The Quietest Room in the World

The Quietest Room in the World

It is a room within a room within a room; the innermost chamber is lined with 3.3-foot-thick fiberglass acoustic wedges and floats on I-beams and springs. Both inner rooms have double walls of insulated steel; the outside walls are foot-thick concrete. The background noise level is minus 9.4 decibels. In this room, even a dog is deaf to the world outside.

The total absence of sound outside your body makes you keenly aware of what's going on inside your body. Your heart pumps. Your lungs inflate and deflate. Your ears buzz. Your blood pulses. In an anechoic chamber, you are one noisy organism. With no reverberation in the room, you have no spatial orientation cues. After about half an hour in the dark, you can become disoriented. Eventually, you might experience visual and aural hallucinations.

Previously, previously, previously, previously.

Tags: , ,

5 Responses:

  1. xrayspx says:

    Herb Pilhofer, one of the founders of Studio 80, which became the Orfield quiet room, did a pretty fun double CD with Thes One from People Under The Stairs of remixes from commercial recordings Pilhofer made for various clients. Even though they're mostly just clips, I still never kick them out of iTunes DJ. It's a good example of quality hip hop artists showing genuine respect and taking the old and twisting it up. Even just the nostalgia of jingles for Pan Am and 3M and stuff is fun to hear.

  2. Mike says:

    I want to host a screening of Altered States in this room.

  3. Edouard says:

    Oh yeah - anechoic chambers with the lights off... Must do that again.

    The cool thing (uh, the other cool thing) was there was some test equipment in the room - just a power strip and a metal stand - but you could click your fingers and actually hear the echo from that as that was the only thing in the room that could make an echo. And it was a directional sound, so you could hear the objects position in space with your eyes closed (we turned the lights off later).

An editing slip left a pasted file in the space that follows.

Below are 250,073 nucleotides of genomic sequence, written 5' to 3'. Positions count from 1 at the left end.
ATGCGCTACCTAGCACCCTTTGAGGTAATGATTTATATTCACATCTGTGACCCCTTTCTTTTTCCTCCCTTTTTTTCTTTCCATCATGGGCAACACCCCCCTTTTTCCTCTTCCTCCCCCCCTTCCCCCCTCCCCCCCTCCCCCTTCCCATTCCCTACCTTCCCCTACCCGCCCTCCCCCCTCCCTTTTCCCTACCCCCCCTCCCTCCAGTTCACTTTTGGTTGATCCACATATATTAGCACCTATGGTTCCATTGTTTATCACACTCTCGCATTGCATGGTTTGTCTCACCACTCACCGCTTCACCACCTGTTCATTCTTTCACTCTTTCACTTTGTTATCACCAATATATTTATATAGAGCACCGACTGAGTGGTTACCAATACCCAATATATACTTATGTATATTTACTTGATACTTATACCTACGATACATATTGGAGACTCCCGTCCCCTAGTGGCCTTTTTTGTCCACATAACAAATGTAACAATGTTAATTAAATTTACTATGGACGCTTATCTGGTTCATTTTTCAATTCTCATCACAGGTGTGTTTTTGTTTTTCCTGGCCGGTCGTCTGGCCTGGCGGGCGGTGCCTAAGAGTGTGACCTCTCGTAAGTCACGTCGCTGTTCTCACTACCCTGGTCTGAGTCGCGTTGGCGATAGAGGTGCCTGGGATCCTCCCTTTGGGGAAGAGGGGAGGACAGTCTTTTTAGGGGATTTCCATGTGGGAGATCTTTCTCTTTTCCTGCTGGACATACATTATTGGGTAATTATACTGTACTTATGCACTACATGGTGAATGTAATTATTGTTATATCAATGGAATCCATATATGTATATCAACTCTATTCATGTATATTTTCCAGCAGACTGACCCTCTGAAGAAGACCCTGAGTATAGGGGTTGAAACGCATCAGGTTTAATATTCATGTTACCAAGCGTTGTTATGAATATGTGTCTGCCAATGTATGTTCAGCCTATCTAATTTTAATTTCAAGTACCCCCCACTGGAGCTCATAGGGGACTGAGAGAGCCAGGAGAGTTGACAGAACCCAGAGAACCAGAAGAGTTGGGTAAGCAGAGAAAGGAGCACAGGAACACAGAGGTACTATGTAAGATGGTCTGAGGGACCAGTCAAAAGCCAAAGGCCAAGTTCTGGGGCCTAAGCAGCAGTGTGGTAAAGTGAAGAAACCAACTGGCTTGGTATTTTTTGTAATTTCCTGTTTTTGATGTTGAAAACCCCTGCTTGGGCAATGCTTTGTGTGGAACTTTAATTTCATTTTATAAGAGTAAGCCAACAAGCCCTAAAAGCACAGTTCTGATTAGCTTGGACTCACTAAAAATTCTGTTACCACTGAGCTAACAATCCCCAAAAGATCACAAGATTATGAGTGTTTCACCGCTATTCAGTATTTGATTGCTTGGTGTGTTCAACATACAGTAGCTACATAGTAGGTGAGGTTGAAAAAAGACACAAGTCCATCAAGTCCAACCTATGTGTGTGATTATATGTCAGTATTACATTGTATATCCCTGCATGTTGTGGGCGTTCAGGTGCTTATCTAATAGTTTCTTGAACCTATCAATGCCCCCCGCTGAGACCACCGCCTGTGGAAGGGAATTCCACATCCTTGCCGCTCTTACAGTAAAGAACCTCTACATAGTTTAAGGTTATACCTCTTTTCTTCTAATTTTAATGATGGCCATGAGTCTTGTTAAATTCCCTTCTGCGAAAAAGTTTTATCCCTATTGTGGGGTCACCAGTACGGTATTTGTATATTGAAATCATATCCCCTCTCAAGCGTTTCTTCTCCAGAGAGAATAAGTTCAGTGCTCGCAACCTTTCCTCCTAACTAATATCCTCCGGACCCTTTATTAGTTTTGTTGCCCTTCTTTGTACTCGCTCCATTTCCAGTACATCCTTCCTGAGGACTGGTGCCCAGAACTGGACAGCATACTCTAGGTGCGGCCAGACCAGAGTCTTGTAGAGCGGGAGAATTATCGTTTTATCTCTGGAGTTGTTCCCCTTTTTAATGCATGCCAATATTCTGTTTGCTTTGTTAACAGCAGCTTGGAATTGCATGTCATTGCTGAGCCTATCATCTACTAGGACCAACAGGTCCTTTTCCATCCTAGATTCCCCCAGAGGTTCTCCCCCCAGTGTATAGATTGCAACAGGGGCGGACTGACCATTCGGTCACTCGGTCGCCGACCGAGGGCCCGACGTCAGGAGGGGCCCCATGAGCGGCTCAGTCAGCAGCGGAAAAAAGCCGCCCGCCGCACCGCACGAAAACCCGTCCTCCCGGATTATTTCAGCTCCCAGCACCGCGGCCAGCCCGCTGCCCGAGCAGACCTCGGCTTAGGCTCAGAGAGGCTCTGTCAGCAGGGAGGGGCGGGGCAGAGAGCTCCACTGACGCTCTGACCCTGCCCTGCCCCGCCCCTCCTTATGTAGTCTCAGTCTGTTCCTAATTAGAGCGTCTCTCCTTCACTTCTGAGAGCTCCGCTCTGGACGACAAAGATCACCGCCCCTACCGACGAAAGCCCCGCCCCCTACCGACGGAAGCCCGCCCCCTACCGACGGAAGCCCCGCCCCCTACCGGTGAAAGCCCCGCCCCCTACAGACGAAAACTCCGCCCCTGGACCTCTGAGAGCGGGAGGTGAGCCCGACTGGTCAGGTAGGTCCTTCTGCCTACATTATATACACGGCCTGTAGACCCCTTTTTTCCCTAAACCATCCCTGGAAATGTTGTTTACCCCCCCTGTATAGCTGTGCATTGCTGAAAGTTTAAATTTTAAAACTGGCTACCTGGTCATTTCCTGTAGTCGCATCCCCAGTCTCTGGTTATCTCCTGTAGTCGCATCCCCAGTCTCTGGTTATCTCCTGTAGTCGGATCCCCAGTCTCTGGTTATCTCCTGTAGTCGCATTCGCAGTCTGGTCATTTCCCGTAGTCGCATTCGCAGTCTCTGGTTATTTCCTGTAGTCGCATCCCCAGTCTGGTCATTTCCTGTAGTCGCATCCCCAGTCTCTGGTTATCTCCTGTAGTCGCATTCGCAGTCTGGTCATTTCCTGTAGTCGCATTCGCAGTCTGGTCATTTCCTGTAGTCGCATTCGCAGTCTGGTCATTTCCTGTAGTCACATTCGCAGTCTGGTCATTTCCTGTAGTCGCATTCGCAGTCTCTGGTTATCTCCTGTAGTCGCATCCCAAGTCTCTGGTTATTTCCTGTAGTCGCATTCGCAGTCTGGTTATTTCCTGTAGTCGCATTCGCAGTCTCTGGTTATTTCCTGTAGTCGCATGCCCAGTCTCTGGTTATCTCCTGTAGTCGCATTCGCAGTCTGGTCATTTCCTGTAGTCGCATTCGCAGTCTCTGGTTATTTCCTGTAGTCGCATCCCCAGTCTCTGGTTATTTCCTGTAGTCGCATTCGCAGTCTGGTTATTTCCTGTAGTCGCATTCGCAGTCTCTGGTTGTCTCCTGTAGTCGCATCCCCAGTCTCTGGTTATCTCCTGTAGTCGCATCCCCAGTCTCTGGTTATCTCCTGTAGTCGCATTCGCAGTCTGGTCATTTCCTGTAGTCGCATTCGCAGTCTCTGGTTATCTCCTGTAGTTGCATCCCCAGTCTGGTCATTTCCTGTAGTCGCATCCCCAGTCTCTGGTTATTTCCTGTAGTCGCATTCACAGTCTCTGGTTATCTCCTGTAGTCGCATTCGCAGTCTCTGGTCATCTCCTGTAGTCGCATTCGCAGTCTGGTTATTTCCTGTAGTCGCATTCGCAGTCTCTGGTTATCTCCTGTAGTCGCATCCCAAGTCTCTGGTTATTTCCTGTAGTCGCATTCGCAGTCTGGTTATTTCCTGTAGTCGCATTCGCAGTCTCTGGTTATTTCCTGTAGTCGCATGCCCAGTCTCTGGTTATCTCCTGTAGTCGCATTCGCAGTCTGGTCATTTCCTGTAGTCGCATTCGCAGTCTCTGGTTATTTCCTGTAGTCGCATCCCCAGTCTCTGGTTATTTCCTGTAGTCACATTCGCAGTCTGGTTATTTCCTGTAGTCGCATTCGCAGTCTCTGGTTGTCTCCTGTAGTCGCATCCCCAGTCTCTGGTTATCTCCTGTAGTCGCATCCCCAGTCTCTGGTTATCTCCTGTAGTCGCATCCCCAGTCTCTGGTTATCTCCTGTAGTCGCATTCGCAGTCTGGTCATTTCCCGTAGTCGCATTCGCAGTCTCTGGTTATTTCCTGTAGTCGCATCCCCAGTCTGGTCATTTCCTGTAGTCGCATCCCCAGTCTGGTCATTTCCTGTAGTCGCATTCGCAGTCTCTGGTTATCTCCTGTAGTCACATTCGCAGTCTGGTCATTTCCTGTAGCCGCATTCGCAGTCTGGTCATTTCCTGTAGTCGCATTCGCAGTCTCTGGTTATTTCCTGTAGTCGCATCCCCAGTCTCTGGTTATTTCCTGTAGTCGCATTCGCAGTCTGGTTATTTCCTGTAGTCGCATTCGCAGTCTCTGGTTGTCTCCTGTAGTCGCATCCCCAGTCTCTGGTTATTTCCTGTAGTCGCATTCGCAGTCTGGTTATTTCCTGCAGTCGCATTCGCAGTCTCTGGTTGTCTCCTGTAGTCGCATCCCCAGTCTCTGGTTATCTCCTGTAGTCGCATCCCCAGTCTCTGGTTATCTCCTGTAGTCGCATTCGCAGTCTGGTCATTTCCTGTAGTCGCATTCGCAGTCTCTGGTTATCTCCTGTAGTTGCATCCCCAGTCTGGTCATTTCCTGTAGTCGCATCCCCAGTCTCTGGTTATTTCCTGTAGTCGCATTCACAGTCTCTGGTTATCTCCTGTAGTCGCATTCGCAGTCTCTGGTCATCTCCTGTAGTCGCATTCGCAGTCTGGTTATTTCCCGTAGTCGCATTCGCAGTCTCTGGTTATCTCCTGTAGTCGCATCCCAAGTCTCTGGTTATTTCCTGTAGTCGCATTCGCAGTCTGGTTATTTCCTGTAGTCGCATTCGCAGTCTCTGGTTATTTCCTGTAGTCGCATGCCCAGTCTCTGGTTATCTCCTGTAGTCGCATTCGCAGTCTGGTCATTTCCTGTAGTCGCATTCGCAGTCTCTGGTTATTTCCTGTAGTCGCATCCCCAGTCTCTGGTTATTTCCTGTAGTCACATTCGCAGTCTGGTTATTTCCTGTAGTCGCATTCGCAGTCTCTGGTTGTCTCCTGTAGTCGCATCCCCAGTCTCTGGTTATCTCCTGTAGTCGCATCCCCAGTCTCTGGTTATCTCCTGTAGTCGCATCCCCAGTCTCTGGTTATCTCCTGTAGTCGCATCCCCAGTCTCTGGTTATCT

4. Neil Kandalgaonkar says:

    In 1951, [John] Cage visited the anechoic chamber at Harvard University. An anechoic chamber is a room designed in such a way that the walls, ceiling and floor absorb all sounds made in the room, rather than reflecting them as echoes. Such a chamber is also externally sound-proofed. Cage entered the chamber expecting to hear silence, but he wrote later, "I heard two sounds, one high and one low. When I described them to the engineer in charge, he informed me that the high one was my nervous system in operation, the low one my blood in circulation."

    -- Wikipedia article on 4'33"

    This became the inspiration for the infamous 4'33" of silence. The piece isn't supposed to be a joke, the point is that there is no such thing as silence.

  5. Sheilagh says:

    I wonder what a strongly-purring cat (along with a human to hear said cat) would be like in such a room!